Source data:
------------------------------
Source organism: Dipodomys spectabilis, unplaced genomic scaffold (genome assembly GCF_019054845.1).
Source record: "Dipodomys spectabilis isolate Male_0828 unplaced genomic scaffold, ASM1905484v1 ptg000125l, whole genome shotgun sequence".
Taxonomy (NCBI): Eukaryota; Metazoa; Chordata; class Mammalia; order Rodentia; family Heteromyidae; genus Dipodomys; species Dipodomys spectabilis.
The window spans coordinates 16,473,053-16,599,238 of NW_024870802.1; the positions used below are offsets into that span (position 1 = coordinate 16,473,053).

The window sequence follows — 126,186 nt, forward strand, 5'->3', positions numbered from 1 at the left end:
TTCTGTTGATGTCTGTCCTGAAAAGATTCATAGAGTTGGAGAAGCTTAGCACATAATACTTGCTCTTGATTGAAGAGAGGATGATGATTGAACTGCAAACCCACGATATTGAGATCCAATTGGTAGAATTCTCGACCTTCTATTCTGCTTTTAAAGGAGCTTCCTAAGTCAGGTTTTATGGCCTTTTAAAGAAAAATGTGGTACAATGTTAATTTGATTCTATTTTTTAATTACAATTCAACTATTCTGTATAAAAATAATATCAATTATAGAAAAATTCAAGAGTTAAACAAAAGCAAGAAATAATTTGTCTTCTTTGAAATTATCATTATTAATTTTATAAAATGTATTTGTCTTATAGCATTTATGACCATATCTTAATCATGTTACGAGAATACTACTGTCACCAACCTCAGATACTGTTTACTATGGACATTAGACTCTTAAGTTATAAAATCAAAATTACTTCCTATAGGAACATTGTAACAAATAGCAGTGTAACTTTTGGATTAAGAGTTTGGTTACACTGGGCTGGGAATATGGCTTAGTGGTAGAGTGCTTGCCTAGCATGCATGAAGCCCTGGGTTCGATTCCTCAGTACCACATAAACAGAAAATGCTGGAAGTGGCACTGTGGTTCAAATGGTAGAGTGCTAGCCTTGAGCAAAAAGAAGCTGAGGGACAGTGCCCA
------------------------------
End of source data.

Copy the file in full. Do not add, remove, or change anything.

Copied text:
Source organism: Dipodomys spectabilis, unplaced genomic scaffold (genome assembly GCF_019054845.1).
Source record: "Dipodomys spectabilis isolate Male_0828 unplaced genomic scaffold, ASM1905484v1 ptg000125l, whole genome shotgun sequence".
Taxonomy (NCBI): Eukaryota; Metazoa; Chordata; class Mammalia; order Rodentia; family Heteromyidae; genus Dipodomys; species Dipodomys spectabilis.
The window spans coordinates 16,473,053-16,599,238 of NW_024870802.1; the positions used below are offsets into that span (position 1 = coordinate 16,473,053).

The window sequence follows — 126,186 nt, forward strand, 5'->3', positions numbered from 1 at the left end:
TTCTGTTGATGTCTGTCCTGAAAAGATTCATAGAGTTGGAGAAGCTTAGCACATAATACTTGCTCTTGATTGAAGAGAGGATGATGATTGAACTGCAAACCCACGATATTGAGATCCAATTGGTAGAATTCTCGACCTTCTATTCTGCTTTTAAAGGAGCTTCCTAAGTCAGGTTTTATGGCCTTTTAAAGAAAAATGTGGTACAATGTTAATTTGATTCTATTTTTTAATTACAATTCAACTATTCTGTATAAAAATAATATCAATTATAGAAAAATTCAAGAGTTAAACAAAAGCAAGAAATAATTTGTCTTCTTTGAAATTATCATTATTAATTTTATAAAATGTATTTGTCTTATAGCATTTATGACCATATCTTAATCATGTTACGAGAATACTACTGTCACCAACCTCAGATACTGTTTACTATGGACATTAGACTCTTAAGTTATAAAATCAAAATTACTTCCTATAGGAACATTGTAACAAATAGCAGTGTAACTTTTGGATTAAGAGTTTGGTTACACTGGGCTGGGAATATGGCTTAGTGGTAGAGTGCTTGCCTAGCATGCATGAAGCCCTGGGTTCGATTCCTCAGTACCACATAAACAGAAAATGCTGGAAGTGGCACTGTGGTTCAAATGGTAGAGTGCTAGCCTTGAGCAAAAAGAAGCTGAGGGACAGTGCCCA